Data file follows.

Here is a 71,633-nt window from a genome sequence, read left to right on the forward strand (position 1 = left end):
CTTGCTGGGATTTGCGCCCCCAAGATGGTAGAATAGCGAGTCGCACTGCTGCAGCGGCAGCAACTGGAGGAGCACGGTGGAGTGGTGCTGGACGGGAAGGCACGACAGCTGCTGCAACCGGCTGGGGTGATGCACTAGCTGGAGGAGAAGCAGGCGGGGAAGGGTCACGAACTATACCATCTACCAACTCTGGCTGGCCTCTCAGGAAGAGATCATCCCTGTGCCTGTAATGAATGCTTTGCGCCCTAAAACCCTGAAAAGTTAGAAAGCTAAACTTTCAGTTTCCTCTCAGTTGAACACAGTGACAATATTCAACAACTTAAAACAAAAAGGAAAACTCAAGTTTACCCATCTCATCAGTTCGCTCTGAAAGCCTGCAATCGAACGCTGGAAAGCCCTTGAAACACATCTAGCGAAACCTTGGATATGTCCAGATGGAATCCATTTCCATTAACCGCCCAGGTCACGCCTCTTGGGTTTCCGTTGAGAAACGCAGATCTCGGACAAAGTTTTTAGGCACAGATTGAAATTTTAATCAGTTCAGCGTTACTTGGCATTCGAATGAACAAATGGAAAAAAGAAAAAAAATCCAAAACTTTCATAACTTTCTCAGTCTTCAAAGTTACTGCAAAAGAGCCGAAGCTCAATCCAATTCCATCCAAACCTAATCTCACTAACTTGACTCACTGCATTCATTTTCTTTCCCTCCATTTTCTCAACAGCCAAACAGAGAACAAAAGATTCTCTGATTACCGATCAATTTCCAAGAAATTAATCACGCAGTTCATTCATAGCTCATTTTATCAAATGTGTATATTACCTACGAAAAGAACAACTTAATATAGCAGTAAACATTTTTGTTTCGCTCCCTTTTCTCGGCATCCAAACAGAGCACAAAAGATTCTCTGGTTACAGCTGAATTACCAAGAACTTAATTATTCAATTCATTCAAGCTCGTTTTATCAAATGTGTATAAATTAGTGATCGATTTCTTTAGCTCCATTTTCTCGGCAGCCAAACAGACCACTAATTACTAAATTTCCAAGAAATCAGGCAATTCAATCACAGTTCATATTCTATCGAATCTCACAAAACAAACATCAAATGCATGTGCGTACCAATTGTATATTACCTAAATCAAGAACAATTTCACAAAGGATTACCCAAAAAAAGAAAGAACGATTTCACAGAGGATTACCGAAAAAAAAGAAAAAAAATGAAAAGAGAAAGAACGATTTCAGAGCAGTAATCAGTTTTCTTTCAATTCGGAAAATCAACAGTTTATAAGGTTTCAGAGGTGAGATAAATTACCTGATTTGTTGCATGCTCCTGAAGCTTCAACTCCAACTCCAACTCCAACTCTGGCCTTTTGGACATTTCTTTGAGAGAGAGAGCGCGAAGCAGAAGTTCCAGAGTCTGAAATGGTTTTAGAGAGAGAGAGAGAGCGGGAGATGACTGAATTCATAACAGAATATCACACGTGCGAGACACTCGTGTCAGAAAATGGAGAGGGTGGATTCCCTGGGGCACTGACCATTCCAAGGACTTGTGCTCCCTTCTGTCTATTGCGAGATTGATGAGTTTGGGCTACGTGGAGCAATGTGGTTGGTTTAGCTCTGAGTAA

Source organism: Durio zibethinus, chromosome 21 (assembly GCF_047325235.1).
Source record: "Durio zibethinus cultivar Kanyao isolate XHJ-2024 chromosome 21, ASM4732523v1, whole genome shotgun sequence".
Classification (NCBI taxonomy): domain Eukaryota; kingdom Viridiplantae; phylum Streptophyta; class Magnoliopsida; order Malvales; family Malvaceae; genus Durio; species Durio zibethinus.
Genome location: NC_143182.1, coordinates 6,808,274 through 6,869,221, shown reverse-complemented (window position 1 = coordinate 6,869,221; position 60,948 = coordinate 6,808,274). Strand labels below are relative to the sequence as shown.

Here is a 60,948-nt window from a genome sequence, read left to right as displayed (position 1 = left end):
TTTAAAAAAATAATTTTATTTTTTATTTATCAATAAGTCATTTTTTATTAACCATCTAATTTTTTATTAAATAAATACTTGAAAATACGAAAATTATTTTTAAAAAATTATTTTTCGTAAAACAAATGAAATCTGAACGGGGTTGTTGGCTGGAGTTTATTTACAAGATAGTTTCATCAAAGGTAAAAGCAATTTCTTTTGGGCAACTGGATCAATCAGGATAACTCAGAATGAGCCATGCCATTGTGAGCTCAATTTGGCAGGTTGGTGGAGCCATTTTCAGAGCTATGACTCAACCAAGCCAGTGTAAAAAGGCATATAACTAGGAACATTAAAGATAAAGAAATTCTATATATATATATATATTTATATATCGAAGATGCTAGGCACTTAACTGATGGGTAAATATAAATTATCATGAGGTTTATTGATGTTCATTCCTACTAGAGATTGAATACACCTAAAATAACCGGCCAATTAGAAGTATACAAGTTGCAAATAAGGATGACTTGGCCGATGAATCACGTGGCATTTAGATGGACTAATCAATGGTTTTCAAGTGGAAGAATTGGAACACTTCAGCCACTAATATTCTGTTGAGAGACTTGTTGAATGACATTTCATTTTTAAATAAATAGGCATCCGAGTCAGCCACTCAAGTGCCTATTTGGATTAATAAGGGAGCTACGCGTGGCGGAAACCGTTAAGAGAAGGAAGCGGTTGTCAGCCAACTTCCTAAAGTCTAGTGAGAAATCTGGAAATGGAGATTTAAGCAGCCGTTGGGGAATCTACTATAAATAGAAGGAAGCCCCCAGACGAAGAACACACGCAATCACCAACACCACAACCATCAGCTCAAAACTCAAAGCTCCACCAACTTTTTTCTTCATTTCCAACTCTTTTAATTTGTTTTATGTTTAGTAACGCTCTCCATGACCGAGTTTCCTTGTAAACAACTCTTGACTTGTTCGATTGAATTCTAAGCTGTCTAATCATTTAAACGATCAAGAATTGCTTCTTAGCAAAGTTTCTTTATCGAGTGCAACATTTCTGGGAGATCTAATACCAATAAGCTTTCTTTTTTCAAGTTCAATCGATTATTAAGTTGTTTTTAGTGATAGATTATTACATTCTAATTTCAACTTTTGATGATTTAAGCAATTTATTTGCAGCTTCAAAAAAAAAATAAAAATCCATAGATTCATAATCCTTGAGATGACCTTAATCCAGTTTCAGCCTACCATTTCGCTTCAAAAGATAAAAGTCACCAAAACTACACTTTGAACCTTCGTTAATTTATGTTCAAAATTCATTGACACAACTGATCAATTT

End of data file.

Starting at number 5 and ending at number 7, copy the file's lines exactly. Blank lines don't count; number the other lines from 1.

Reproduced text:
Classification (NCBI taxonomy): domain Eukaryota; kingdom Viridiplantae; phylum Streptophyta; class Magnoliopsida; order Malvales; family Malvaceae; genus Durio; species Durio zibethinus.
Genome location: NC_143182.1, coordinates 6,808,274 through 6,869,221, shown reverse-complemented (window position 1 = coordinate 6,869,221; position 60,948 = coordinate 6,808,274). Strand labels below are relative to the sequence as shown.

Here is a 60,948-nt window from a genome sequence, read left to right as displayed (position 1 = left end):